Actually – it’s a book about the Duchy of Cornwall, Georgian England, Bentham, the school system, Ireland … he was a Georgian social experimenter in the Lunar Society tradition, fire in his belly and a glint in his eye, a believer in Benjamin Franklin’s maxim ‘that anger is a sinew of the soul, and he who wants it has a maimed mind’.  His mission was not to gently steer institutions, but to tear up the old and install the radical new.


That book has my attention caught … you probably realised that.



A Mini-Guide to Cornish – a tiny booklet … not expensive … the reason I’m mentioning it – is that it gives a very succinct prĂ©cis on encountering a strange language: which gives an idea of English evolving, pre-Aryan, pre-Celt, and the superimposition of these languages into our present day language.  Very short and fascinating; with the bulk of its sixteen pages a word list.


Join us and share a home-made pasty
at the Minack Theatre


Reflections … similar to previous years:

  • Love it
  • Yes, lots of work
  • Yes, lots of people to meet, greet and comment across to – I owe many: I will get to you all … apologies in the meantime.


Blogger v Wordpress …. It’s easy to overcome: sign in with the one you don’t use – it’s not compulsory to make use of the free sign up … but it does facilitate the challenge


Google+ - positively a nightmare … I can’t find the blog, can’t find a link to the owner, and sometimes just have to walk away …


Disqus – another nightmare … but again I signed in and it’s usually ok …


Brilliant blogs around … many I know, new friends I’ve met …


Thank you to Arlee (Lee to me) for having the bright idea, and to Alex and all the hosts and minions for their continuing graft at keeping the show running.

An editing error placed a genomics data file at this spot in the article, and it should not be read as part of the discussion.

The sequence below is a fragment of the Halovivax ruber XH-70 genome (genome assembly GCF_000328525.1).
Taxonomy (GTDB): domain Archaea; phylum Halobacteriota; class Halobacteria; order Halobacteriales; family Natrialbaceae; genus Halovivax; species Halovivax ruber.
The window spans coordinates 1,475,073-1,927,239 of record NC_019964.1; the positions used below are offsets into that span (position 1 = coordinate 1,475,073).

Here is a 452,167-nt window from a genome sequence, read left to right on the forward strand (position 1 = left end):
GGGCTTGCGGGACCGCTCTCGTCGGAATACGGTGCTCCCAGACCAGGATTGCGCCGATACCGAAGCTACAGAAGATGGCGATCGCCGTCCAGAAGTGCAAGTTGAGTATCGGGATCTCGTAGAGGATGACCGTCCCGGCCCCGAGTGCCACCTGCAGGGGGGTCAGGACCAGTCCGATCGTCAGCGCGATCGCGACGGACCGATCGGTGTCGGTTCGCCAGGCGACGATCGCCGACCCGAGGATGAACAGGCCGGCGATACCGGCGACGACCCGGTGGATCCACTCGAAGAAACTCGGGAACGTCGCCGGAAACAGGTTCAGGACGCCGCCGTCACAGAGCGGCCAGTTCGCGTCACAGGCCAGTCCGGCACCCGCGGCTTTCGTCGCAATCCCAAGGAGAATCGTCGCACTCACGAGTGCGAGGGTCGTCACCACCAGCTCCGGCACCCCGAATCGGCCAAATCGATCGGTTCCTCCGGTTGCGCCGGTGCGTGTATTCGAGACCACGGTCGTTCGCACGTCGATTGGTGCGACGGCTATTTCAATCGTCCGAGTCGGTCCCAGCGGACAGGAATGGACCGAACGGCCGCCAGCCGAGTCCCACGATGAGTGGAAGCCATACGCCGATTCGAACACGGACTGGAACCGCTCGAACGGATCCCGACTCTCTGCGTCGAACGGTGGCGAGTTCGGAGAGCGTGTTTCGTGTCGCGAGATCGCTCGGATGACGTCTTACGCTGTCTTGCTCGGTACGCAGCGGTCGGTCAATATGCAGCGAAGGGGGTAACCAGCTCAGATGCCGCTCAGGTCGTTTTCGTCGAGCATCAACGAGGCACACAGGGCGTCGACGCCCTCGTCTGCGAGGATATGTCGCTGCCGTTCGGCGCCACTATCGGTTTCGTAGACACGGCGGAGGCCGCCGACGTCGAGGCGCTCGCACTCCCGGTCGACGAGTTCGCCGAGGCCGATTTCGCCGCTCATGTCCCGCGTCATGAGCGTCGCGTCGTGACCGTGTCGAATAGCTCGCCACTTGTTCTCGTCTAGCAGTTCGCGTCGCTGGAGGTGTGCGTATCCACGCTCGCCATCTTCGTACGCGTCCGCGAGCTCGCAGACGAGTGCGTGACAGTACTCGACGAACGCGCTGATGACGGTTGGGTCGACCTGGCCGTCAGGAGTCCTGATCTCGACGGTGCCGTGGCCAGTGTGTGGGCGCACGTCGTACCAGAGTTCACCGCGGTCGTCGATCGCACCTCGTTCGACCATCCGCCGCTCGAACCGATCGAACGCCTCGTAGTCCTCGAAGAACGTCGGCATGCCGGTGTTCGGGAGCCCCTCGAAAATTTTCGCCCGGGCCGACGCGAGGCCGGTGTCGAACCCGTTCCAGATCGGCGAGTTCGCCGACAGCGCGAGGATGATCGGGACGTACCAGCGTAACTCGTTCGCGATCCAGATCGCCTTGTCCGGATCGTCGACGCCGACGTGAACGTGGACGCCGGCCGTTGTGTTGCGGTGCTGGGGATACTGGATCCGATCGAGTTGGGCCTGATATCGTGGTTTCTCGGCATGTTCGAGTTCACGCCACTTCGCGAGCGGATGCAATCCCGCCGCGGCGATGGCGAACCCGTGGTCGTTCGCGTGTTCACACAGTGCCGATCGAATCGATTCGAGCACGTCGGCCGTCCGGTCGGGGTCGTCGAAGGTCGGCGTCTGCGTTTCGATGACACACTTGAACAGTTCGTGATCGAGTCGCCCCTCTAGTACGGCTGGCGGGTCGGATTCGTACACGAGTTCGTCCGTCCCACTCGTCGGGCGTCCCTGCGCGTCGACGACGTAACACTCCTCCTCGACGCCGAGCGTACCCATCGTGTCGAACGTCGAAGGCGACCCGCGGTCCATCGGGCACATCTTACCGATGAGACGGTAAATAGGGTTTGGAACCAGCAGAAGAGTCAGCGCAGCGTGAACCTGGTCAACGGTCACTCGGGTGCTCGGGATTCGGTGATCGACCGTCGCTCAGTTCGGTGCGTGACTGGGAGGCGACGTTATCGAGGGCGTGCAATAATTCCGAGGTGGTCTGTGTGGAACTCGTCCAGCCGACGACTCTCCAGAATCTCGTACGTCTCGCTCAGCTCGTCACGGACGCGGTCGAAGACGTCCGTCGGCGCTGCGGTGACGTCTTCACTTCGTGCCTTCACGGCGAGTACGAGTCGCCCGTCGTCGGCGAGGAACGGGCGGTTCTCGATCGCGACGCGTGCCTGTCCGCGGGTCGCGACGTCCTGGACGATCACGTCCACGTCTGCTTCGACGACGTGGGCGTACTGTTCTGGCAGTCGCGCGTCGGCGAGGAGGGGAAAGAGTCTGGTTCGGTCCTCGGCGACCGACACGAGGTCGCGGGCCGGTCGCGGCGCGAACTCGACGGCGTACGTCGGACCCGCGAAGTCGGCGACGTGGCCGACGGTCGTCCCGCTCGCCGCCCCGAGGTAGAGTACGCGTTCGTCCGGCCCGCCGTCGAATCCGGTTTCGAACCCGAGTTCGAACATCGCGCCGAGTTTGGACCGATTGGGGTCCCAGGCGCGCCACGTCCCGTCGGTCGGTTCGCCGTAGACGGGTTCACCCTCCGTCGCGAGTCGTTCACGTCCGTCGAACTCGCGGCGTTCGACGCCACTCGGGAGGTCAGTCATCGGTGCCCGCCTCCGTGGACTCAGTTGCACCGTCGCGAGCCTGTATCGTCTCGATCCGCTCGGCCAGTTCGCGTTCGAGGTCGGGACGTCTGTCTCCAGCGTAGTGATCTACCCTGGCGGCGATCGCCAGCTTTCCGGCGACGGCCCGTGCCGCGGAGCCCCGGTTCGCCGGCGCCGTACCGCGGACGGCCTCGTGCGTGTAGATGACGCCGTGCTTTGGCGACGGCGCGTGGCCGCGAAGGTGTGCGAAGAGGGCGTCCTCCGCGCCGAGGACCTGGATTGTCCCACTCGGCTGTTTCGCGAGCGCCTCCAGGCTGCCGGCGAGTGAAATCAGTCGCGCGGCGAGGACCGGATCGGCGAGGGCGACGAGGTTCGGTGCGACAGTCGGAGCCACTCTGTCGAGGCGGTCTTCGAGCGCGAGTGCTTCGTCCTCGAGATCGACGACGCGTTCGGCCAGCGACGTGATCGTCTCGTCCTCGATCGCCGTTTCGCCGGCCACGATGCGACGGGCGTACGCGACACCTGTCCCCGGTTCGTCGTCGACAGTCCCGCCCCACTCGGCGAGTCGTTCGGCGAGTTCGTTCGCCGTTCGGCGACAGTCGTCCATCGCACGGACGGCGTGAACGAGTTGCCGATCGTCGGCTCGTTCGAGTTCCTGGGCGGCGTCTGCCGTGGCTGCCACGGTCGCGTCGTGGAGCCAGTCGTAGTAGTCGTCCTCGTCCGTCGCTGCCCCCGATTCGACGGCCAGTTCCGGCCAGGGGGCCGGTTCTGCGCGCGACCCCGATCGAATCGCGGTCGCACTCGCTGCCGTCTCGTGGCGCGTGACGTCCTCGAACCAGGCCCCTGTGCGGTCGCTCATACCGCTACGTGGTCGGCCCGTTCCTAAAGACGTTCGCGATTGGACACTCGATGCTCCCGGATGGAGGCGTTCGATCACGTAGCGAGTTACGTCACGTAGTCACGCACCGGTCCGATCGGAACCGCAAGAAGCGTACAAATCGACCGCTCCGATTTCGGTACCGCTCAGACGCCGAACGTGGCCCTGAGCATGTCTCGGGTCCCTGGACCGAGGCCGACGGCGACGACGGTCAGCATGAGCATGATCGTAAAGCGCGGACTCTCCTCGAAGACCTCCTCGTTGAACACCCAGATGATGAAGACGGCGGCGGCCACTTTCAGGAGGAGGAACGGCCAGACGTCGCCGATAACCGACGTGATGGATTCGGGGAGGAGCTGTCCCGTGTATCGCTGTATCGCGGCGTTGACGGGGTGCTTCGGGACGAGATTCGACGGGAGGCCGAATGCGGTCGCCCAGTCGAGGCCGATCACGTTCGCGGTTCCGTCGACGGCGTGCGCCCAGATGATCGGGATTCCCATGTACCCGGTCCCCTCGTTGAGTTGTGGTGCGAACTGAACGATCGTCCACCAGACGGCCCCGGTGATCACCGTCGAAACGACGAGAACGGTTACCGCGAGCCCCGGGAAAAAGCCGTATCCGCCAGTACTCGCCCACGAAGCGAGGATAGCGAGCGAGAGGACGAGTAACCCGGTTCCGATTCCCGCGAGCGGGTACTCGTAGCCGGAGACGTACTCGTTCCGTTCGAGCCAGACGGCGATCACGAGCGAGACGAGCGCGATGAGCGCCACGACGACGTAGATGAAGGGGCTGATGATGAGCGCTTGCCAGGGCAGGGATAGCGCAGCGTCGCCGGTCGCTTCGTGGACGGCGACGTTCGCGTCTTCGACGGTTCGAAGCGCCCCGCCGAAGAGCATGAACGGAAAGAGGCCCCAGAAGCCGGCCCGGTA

Desperately sad to have lost Tina – but we’ve remembered her – some of you so thoughtfully as David Powers King did throughout the Challenge, with his daily dedication to Tina.

This is a photo from the Emperor Smith book (early 1800s) ... you see the white house (Ponsondane) - it is now a Care Home -
but the nostalgic bit for me ... is it is still there - the railway viaduct practically goes over it, before going on
to Penzance less than a mile further on (1852).  We used to go under the viaduct, past Ponsondane, and up to the village
where my mother lived: Gulval.  Now there's a lot more housing, roads, industrial units and supermarkets!
Change - yes .... yet not so much in a funny way ... the Church is there, the Market Building (1838) can be seen ...


Length of posts – I know I don’t fall into the short slot (by any stretch of the imagination) ... but I feel deprived if I don’t write my usual way … especially as my subjects need more attention than a whizz past.  I start shorter … then …………….

St Mary's Church - a beacon on the headland that is
Pen (headland) zance (holy).
The railway terminus us just behind us; this is Wharf Road
round the harbour before we turn on to the Prom
- Penzance's sea wall and frontage